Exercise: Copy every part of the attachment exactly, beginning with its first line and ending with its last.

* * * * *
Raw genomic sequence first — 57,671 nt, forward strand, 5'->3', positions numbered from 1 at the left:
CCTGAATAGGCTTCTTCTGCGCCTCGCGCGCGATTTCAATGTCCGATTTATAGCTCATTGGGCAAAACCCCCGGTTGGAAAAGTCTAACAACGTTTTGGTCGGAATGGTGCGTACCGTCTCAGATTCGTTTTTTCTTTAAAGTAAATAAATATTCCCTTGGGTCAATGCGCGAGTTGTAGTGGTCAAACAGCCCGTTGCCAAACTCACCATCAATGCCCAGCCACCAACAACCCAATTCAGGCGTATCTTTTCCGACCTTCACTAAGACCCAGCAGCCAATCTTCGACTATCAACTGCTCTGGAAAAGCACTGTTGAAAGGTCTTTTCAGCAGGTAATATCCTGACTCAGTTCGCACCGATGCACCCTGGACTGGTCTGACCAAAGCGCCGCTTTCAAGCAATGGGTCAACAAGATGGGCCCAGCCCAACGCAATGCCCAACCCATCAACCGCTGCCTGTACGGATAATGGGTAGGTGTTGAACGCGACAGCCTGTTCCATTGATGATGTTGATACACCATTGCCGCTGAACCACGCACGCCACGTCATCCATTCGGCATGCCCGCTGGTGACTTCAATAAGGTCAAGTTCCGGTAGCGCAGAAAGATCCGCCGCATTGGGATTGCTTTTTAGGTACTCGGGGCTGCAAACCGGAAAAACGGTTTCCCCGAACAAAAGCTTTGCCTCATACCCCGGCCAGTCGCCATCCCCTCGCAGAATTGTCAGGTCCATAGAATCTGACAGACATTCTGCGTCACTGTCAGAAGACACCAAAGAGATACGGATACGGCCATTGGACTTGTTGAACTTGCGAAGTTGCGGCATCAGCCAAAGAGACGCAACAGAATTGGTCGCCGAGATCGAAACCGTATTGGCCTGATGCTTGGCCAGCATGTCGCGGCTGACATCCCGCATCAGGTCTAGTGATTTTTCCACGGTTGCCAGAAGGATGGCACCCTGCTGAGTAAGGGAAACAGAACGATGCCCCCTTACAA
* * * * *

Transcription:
Raw genomic sequence first — 57,671 nt, forward strand, 5'->3', positions numbered from 1 at the left:
CCTGAATAGGCTTCTTCTGCGCCTCGCGCGCGATTTCAATGTCCGATTTATAGCTCATTGGGCAAAACCCCCGGTTGGAAAAGTCTAACAACGTTTTGGTCGGAATGGTGCGTACCGTCTCAGATTCGTTTTTTCTTTAAAGTAAATAAATATTCCCTTGGGTCAATGCGCGAGTTGTAGTGGTCAAACAGCCCGTTGCCAAACTCACCATCAATGCCCAGCCACCAACAACCCAATTCAGGCGTATCTTTTCCGACCTTCACTAAGACCCAGCAGCCAATCTTCGACTATCAACTGCTCTGGAAAAGCACTGTTGAAAGGTCTTTTCAGCAGGTAATATCCTGACTCAGTTCGCACCGATGCACCCTGGACTGGTCTGACCAAAGCGCCGCTTTCAAGCAATGGGTCAACAAGATGGGCCCAGCCCAACGCAATGCCCAACCCATCAACCGCTGCCTGTACGGATAATGGGTAGGTGTTGAACGCGACAGCCTGTTCCATTGATGATGTTGATACACCATTGCCGCTGAACCACGCACGCCACGTCATCCATTCGGCATGCCCGCTGGTGACTTCAATAAGGTCAAGTTCCGGTAGCGCAGAAAGATCCGCCGCATTGGGATTGCTTTTTAGGTACTCGGGGCTGCAAACCGGAAAAACGGTTTCCCCGAACAAAAGCTTTGCCTCATACCCCGGCCAGTCGCCATCCCCTCGCAGAATTGTCAGGTCCATAGAATCTGACAGACATTCTGCGTCACTGTCAGAAGACACCAAAGAGATACGGATACGGCCATTGGACTTGTTGAACTTGCGAAGTTGCGGCATCAGCCAAAGAGACGCAACAGAATTGGTCGCCGAGATCGAAACCGTATTGGCCTGATGCTTGGCCAGCATGTCGCGGCTGACATCCCGCATCAGGTCTAGTGATTTTTCCACGGTTGCCAGAAGGATGGCACCCTGCTGAGTAAGGGAAACAGAACGATGCCCCCTTACAA